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Vector Borne Zoonotic Dis. 2006 Summer;6(2):170-8.

Rocky Mountain spotted fever in the United States, 1997-2002.

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Viral and Rickettsial Zoonoses Branch, Division of Viral and Rickettsial Diseases, National Center for Infectious Diseases, Epidemic Intelligence Service, Centers for Disease Control and Prevention, Atlanta, Georgia 30333, USA.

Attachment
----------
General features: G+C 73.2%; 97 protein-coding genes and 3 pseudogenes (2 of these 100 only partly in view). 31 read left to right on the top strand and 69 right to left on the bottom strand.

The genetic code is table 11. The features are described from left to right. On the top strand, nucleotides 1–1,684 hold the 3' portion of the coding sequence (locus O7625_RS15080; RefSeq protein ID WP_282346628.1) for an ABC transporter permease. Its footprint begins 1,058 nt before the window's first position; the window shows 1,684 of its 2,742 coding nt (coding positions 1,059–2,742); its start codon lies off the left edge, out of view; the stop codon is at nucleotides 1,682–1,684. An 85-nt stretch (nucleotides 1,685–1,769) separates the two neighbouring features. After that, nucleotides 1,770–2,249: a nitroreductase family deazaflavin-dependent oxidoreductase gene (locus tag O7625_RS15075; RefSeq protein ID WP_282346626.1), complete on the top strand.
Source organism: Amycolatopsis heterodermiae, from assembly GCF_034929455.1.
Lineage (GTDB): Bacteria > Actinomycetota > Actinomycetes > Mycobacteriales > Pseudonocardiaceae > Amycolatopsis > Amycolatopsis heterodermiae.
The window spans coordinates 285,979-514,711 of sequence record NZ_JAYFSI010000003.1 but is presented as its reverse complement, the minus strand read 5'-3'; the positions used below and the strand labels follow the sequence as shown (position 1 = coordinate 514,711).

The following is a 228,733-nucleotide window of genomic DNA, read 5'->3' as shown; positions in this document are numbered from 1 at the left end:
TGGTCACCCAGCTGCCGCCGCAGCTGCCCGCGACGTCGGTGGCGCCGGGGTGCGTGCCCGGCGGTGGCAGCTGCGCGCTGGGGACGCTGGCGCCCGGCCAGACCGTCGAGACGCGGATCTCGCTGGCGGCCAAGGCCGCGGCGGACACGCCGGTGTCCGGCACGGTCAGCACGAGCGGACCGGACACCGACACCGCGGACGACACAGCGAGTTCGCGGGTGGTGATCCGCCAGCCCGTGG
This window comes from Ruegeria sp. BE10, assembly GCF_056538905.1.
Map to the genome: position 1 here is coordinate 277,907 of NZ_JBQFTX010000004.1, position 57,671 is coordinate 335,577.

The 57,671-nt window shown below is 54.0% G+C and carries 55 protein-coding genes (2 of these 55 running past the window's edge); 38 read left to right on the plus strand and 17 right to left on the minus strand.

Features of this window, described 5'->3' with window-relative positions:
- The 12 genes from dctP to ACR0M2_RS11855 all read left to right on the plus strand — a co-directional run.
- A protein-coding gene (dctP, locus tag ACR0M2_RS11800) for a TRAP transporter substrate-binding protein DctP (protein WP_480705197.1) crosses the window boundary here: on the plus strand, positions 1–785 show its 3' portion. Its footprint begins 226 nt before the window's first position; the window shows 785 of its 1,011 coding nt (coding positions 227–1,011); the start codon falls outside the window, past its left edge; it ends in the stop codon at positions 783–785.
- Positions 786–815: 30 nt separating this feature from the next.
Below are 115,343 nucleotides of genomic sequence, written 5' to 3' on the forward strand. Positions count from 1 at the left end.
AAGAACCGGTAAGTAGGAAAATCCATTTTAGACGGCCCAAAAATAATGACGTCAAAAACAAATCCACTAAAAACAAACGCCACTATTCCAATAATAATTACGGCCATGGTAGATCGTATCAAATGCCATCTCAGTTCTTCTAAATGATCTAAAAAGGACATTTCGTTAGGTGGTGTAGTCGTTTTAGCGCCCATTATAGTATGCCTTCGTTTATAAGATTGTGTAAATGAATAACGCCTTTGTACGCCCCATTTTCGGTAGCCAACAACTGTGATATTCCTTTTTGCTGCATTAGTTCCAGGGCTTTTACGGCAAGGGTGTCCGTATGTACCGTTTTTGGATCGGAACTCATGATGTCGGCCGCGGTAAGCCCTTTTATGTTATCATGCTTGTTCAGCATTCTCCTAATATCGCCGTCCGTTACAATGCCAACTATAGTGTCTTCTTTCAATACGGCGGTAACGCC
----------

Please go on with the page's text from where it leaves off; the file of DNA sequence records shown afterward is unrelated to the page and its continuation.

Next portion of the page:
Rocky Mountain spotted fever (RMSF) is the most commonly reported fatal tick-borne disease in the United States. During 1997-2002, 3,649 cases of RMSF were reported to the Centers for Disease Control and Prevention via the National Electronic Telecommunications System for Surveillance; 2,589 case report forms, providing supplemental information, were also submitted. The average annual RMSF incidence during 1997-2002 was 2.2 cases/million persons. The annual incidence increased during 1997-2002 to a rate of 3.8 cases/million persons in 2002. The incidence was lowest among persons aged<5 and 10-29 years, and highest among adults aged 60-69 years. The overall case-fatality rate was 1.4%; the rate peaked in 1998 at 2.9% and declined to 0.7% in 2001 and 2002. Children<5 years of age had a case-fatality rate (5%) that was significantly greater than the rates for age groups<60 years of age, except for that for 40-49 years of age. Continued national surveillance is needed to assess the effectiveness of prevention efforts and early treatment in decreasing severe morbidity and mortality associated with RMSF.

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